Unit Topic: The Work of Rivers
Sub-Topic: Stages of a River
Duration: 70 minutes
At the end of the lesson students will understand the stages of a river.
At the end of the lesson students should be able to:
- State the three different stages of a river after watching a video.
- Describe each stage of the river after reading from handout and textbooks.
- List the processes that that are involved in each stages of the river after discussion.
- Describe the load found in each stage after viewing pictures.
- Draw diagrams to show the three stages of the river after viewing pictures of them on the screen.
- Appreciate the distinct characteristics of a river.
- The three stages of a river are: the upper course/ Youthful stage, the middle/ mature stage and the lower/ old stage.
- The upper course or youthful stage
- The gradient in this section is very steep
- The river flows very fast at this section
- Vertical down cutting takes place in this stage/ vertical erosion
- Produces interlocking spurs
- Large boulders are found in this course
- The middle course or mature stage
- Lateral erosion takes place in this course
- Gradient is gentler in this stage
- Some deposition takes place in this stage
- The velocity of the water flow decrease
- Meanders start to develop
The lower course or old stage
- Flow is even more slower in this stage
- The gradient in this stage is much gentler
- Valley floor is very wide
- Meanders are well developed
- Great deposition takes place here
Features found in each stage
- Narrow V-shaped valley: This is due to the river cutting down into its bed, with weathering and mass-movement operating slowly along the valley sides.
- Interlocking spurs: These are ridges of high land descending from the mountain to the valley. The river will flow around these outcrops of resistant rock on its way downstream.
- Potholes: These are circular depressions found on the river bed caused by pebbles being carried by the river becoming trapped on the uneven surface and so will swirl around to form potholes.
- Gorge: This is a narrow, steep sided river valley where the rate of vertical erosion is faster than the rate of weathering and mass-movement on the valley sides.
- Waterfall & Rapids: A waterfall results from differences in the strength of rocks.
- Open V-shaped valley: Here lateral erosion becomes more pronounced, with weathering and mass-movement processes operating faster along the sides.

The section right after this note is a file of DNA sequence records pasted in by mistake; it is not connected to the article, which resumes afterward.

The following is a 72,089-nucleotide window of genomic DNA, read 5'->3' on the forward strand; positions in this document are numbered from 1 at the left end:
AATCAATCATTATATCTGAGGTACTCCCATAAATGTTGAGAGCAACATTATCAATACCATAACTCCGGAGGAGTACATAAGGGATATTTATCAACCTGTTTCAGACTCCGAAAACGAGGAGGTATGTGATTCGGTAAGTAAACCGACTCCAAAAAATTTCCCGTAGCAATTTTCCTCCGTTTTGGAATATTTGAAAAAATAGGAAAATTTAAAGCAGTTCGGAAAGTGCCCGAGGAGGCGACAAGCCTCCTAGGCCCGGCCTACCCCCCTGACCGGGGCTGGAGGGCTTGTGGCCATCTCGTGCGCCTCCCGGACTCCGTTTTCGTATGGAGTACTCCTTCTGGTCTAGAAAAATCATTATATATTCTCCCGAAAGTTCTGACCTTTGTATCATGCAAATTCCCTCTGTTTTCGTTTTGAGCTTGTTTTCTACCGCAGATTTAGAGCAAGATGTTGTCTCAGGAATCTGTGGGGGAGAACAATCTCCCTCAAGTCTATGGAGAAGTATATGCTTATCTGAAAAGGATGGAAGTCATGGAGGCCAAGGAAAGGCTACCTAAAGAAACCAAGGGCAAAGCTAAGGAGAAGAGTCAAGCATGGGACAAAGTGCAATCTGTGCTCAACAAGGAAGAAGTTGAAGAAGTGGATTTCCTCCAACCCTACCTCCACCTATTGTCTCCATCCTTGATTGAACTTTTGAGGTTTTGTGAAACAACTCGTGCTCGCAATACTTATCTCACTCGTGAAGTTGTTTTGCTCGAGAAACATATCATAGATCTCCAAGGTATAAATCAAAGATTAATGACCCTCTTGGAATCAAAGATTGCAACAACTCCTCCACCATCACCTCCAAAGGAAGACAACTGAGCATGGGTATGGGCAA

- River cliffs: The river in this stage begins to meander. At a meander bend there is erosion on the outer bank because the river is faster flowing forming a river cliff or bluff.
- Flood plain: During a flood when the river overflows its banks, it spreads out and deposits fine material over the flood plain which then gradually builds up after successive flooding periods.
- Leveés & deferred junctions:
Leveés are raised river banks built up by deposition of coarser material during a flood. This material builds up above the level of the surrounding flood plain.
- Oxbow lake: This crescent-shaped lake forms where there is a marked meander with a narrow neck. During a flood the neck may be cut through, as the river tries to follow a more direct route.
- Braiding: During dry periods when the river is not able to carry its full load, deposition may occur on the bed of the river.
- Delta: This is an accumulation of successive layers of alluvium deposited at the mouth of the river.
Students will be asked to watch a short video showing a tutorial on the different stages of the river. Students will be asked to say what they think the lesson will be about based on what they have seen in the video. The answer that is expected is “river stages”. From this activity students will know what the topic of the lesson is.
Step 1: Students will be asked to observe what they see in the video and state the different stages of a river. The stages will be listed on the whiteboard as students make mention of them, students will then be allowed to copy them into their textbooks.
Step 2: Teacher will do explanation of each stages of the river with the use of power point presentation and pictures. Students will be asked questions during this explanation and they will be asked to make a note of the important information.
Step 3: Students will then be placed into three different groups and will be given a handout to describe the features that are found in the different stages of the river. Each group will do a presentation on the stages they identified.
Each student will be asked to identify each stages of the river and describe one feature found in each.